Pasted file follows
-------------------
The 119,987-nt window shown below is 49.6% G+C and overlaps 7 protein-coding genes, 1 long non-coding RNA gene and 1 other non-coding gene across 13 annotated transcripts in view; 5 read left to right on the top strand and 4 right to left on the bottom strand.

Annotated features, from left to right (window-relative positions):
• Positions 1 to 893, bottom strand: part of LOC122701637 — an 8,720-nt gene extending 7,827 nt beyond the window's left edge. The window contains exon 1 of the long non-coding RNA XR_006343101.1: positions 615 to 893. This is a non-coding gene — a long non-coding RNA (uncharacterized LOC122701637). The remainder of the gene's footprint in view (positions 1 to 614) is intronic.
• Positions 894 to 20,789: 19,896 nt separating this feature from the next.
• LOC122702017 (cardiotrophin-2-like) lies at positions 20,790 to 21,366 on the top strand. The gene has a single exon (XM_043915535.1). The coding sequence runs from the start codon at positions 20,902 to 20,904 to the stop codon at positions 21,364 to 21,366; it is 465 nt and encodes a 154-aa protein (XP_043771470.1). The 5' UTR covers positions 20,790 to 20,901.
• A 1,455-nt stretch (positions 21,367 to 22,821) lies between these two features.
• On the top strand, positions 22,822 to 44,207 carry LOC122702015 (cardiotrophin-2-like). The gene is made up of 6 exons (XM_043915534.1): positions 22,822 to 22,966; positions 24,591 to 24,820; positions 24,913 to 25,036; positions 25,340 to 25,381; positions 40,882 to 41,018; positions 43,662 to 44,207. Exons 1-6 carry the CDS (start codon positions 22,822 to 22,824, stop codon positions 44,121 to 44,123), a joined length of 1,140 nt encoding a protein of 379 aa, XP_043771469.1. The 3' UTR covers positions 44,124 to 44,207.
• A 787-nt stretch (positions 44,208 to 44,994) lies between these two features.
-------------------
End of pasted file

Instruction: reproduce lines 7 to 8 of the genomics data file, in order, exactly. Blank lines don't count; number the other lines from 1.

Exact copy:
• On the top strand, positions 22,822 to 44,207 carry LOC122702015 (cardiotrophin-2-like). The gene is made up of 6 exons (XM_043915534.1): positions 22,822 to 22,966; positions 24,591 to 24,820; positions 24,913 to 25,036; positions 25,340 to 25,381; positions 40,882 to 41,018; positions 43,662 to 44,207. Exons 1-6 carry the CDS (start codon positions 22,822 to 22,824, stop codon positions 44,121 to 44,123), a joined length of 1,140 nt encoding a protein of 379 aa, XP_043771469.1. The 3' UTR covers positions 44,124 to 44,207.
• A 787-nt stretch (positions 44,208 to 44,994) lies between these two features.